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OfflineTwiztidsage
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Mushroom Collector....[WA]
    #11336280 - 10/28/09 04:34 AM (8 years, 1 month ago)

Not the best article, but click on the link and check out her last picture....

October 27th 2009 - Seattle PI Blog

I'll confess right now that I am no mushroom expert.

However, a love of mushrooms was implanted early. My mother, who grew up in Germany, told us many stories about her childhood during and after World War II. One of those was that after the war she was sent out to look for mushrooms as a necessity.

I am not sure if the necessity was generated by scant rations or the desire to get the children out of two very cramped rooms that were their post-war lodging. Anyway, mushroom picking, like berrying, is something I nostalgically associate with German forestry area, where there is a long-established tradition of public foraging. On private lands this is a well-guarded right, even in Sweden, where you may cross someone's land as long as you do not go within a certain distance of their house (Allemansr├Ątt) - but you do not have permission to pick their mushrooms!

Although here in the Pacific Northwest there seems to still be a strong hunter-gatherer tradition among both natives and more recent arrivals, and there are even professional foragers, it is not just a legal matter but good manners to check with a landowner before entering their land. Offering to share the bounty could be a good incentive. Public lands have some restrictions, and of course not overpicking or taking immature mushrooms is just good conservation sense in general.

The only wild mushroom I have ever personally picked and eaten is the Chanterelle. My sister and I discovered a treasure trove in the Rocky Mountains once and hauled them home, along with wild raspberries, for a truly memorable feast. We might not have waited to share them except that I wanted to have my mother validate them as Chanterelles, even though they are one of the easiest to identify.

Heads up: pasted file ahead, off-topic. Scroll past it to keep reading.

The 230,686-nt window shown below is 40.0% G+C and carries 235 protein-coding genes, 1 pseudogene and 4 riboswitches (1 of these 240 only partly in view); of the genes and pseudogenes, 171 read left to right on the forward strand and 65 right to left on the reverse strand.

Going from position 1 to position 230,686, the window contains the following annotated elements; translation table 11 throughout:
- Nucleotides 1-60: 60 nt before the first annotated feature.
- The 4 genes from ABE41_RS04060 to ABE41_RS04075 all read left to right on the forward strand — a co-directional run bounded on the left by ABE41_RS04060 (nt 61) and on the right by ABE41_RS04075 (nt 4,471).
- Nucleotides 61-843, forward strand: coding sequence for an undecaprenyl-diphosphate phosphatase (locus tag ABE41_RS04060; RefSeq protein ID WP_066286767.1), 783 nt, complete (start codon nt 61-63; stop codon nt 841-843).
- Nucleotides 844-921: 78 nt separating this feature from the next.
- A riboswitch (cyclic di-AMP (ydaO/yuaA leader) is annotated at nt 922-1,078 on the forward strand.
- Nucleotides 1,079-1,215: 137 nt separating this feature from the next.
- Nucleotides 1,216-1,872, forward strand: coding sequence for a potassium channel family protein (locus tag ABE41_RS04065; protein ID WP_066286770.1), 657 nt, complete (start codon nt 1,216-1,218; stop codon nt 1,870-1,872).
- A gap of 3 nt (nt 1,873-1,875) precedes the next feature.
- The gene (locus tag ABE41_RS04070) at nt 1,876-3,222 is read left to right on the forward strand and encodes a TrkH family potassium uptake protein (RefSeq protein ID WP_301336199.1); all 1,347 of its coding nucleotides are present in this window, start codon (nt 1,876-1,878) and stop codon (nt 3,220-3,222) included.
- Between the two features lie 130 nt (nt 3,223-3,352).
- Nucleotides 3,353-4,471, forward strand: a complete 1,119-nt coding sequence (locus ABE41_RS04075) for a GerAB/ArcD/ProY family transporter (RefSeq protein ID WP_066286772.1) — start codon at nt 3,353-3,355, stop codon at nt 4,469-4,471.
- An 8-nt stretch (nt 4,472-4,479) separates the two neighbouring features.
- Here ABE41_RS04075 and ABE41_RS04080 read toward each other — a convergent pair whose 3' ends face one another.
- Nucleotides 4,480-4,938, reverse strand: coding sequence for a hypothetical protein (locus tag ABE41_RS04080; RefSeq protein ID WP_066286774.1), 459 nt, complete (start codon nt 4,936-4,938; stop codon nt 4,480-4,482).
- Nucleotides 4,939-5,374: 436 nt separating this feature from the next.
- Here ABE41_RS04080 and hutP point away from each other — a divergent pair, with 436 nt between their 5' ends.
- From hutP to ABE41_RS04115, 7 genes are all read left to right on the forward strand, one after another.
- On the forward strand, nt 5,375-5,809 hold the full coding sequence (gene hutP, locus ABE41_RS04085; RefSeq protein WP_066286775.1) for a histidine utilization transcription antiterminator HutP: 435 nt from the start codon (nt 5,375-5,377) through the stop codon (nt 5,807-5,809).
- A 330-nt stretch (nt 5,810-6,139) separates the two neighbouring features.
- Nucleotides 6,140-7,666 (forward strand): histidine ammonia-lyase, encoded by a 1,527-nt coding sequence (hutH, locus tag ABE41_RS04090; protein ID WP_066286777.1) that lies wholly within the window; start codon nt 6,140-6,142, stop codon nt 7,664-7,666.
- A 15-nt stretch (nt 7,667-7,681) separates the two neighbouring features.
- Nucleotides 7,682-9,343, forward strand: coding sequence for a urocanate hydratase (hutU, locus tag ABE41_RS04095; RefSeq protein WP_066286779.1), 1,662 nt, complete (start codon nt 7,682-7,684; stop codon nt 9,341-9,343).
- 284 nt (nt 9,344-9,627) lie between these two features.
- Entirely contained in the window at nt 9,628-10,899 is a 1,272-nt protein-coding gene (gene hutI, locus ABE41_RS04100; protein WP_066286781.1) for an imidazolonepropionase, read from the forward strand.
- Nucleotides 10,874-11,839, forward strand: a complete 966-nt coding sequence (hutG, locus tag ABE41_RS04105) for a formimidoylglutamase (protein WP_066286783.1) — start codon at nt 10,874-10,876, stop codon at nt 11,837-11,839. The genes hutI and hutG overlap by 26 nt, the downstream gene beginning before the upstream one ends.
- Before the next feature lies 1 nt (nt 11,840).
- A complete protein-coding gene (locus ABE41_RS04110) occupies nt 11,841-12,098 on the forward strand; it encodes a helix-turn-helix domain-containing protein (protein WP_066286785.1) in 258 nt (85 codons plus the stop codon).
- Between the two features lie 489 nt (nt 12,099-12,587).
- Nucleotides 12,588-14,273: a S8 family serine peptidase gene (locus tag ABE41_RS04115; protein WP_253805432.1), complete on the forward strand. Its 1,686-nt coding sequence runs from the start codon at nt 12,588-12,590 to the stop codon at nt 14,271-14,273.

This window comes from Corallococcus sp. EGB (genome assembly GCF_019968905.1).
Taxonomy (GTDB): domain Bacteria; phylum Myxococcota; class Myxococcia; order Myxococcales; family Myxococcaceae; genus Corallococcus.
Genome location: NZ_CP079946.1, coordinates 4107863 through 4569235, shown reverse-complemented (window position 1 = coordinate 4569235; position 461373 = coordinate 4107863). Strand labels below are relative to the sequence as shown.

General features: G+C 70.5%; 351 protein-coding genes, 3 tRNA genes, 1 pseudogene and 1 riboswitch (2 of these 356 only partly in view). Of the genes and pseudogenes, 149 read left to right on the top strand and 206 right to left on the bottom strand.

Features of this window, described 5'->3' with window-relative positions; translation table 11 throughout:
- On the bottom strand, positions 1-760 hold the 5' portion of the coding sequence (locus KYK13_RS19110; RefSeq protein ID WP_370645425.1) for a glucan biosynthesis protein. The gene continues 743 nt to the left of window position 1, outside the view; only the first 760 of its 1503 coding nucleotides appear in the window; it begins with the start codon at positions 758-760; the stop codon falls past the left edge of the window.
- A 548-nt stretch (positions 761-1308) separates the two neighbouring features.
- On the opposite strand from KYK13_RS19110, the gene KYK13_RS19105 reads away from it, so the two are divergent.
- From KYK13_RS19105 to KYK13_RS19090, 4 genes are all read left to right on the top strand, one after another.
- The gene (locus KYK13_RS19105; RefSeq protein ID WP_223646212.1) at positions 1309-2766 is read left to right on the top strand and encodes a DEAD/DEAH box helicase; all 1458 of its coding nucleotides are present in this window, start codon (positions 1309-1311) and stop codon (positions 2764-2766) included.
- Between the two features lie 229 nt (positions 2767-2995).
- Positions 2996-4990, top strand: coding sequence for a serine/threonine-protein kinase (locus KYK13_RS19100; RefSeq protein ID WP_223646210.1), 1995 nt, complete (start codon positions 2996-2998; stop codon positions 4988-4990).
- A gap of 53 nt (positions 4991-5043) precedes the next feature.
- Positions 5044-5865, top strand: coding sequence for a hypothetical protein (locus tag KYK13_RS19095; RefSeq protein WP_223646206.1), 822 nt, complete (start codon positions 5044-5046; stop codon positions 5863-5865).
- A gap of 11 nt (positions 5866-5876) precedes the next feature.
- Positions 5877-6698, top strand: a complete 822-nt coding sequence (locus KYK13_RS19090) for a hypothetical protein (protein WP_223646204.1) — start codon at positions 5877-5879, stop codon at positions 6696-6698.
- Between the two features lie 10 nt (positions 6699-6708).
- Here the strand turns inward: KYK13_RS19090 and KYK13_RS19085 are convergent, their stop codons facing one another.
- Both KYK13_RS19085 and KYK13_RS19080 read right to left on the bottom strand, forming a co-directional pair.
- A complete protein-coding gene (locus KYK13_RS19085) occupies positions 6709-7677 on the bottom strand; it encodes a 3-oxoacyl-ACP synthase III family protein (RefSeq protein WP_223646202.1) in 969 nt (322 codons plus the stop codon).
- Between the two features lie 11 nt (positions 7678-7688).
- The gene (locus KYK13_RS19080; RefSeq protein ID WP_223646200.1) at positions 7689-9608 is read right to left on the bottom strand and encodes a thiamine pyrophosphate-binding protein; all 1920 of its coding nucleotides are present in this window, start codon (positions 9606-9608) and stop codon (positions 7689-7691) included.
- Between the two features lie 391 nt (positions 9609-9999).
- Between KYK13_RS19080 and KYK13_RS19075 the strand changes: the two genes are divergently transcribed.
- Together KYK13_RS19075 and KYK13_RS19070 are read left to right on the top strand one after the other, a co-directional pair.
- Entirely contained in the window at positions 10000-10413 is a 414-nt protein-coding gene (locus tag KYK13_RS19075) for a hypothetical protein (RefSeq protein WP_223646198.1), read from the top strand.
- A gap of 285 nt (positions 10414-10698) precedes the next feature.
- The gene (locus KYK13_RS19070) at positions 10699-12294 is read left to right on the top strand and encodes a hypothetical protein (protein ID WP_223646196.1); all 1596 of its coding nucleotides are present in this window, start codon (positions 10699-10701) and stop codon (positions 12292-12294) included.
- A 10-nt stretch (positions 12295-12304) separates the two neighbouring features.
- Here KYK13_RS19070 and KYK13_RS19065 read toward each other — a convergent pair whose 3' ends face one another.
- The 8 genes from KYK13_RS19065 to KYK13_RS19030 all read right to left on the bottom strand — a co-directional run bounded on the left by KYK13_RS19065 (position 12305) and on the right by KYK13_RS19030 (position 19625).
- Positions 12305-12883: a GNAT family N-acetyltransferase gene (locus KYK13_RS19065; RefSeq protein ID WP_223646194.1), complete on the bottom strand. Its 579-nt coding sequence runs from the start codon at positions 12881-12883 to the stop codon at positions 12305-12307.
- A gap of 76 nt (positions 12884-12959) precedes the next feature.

So when I saw a blush of orange dots in the pasture at Cascade Gold, I had an extra spark of interest. Sadly, they were not Chanterelles in the field, but there was a good crop of white mushrooms all over.

Mushrooms feed on decaying matter in the soil, but their less visible portions, the network of mycorrhizae that reach through the soil and leaf litter, also break down organic matter into components that can be absorbed by tree roots. They have a symbiotic relationship with some plants and trees, growing directly on the roots as well. Some of the most beneficial species never fruit above ground.

There are a whole different set growing in my backyard at home, perhaps because I subscribe to the "leave the leaf litter" school of mulching.

There is no direct benefit to the horses from the mushrooms' fruiting bodies, but the pasture in general benefits from their presence. Just another reminder that a pasture is a living ecosystem, not just a big lawn.

I didn't pick any of them, but Cathy told me she had sampled one of the white ones, and it was extremely bland. I think I will leave them undisturbed to fulfil their mission of making more mushrooms and stick to collecting photographs of them